ReplyDelete
  5. I had just finished smoking a joint and was prowling the hall of my college dorm when Bill Scott, the man with the two first names, burst out in the hallway and said that Lennon had been shot.

    ReplyDelete
  6. Heart of the San Fernando Valley, close to the crosshairs formed by Roscoe and Sepulveda. I think the thing that shocked me was the way he died, and not so much the fact he was dead. Rock stars died all the time, but it was usually from overdoses, stupidity, or a combination of the two, not getting shot by a deranged fan.

    ReplyDelete
  7. I was working afternoon shift for Lockheed in beautiful downtown Burbank and one of the guys from New York told me about it. My thought at the time was how stupid it was for someone to shoot him.

    ReplyDelete
  8. 1980 was a really bad year. Lennon was murdered and Ronnie Raygun became president.

    Of course I listened to the early Beatles ... mostly bubblegum. Then they transformed with Rubber Soul and Revolver ... something was happening for the better.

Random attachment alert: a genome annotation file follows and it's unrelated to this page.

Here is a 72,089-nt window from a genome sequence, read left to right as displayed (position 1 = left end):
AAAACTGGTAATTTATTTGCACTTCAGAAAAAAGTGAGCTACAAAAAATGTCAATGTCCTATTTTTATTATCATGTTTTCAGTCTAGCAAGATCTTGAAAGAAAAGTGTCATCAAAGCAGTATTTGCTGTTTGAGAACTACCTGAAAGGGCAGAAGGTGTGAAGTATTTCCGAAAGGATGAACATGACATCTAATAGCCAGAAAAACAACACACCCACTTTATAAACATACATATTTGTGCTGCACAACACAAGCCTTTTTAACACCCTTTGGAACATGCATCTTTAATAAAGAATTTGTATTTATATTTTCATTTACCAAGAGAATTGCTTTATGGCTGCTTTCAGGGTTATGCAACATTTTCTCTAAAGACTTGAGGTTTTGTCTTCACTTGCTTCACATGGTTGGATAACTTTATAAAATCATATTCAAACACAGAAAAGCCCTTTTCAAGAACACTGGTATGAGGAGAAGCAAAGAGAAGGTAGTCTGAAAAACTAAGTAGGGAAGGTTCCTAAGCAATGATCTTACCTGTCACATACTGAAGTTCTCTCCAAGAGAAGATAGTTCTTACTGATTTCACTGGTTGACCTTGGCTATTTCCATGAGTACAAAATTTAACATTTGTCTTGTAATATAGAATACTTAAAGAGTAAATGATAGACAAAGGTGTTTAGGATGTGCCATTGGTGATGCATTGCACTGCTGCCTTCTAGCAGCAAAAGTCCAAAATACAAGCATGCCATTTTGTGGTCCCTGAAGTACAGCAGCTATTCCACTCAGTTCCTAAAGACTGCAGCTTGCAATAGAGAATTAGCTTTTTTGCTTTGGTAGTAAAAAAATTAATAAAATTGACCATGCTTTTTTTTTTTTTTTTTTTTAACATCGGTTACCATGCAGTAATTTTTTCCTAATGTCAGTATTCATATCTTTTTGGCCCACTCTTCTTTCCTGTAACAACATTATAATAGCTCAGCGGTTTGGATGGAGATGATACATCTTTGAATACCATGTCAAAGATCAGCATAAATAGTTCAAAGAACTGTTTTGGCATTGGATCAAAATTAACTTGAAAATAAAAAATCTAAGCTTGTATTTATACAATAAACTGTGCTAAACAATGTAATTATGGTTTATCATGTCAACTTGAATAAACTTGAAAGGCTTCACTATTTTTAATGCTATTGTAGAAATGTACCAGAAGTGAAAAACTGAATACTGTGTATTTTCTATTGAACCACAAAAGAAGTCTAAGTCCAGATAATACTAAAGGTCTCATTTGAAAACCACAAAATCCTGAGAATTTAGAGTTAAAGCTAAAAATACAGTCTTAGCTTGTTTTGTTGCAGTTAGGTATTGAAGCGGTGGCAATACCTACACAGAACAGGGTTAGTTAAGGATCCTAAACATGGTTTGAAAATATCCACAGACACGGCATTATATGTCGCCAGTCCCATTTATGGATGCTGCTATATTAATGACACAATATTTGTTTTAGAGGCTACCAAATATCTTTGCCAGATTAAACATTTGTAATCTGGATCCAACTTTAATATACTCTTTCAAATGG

They hung out with Ken Kesey in SF, did acid, took a look at the Haight Ashbury scene and their music changed again.

    You could tell, Lennon was the one wanting edgier stuff while McCartney wanted mainstream pop.

    We liked watching his short films, "Erection" and "Fly" come to mind.

    We were still in Los Angeles, I was doing my photography and hanging out with some other artists and we were at either the Roxy or Rainbow and sitting at the bar next to us was Lennon. Gotta be LA cool so the only thing said was, "Could you pass the bowl of pretzels?"

    We moved, Lennon moved, time passed and then I read he had been killed.

    To this day I find it painful to hear his music.

    Now that iTunes is selling Beatle songs I've started listening to them again. After all these years there's still youthfulness and innocence to their songs and in their voices.

    Lennon never peaked and we'll never know just how much further he would have gone.

    Peace.

    ReplyDelete
  9. Oddly, I had been watching Lou Grant at my upstairs neighbor's apartment. I had either just seen or just bought that month's Playboy with the Lennon interview. The news that he'd been shot broke a few minutes after I got downstairs, and I sat there for a while in shock, and then he was gone.

    My then radio station I think fielded phone calls, news, and the mourning of the DJs.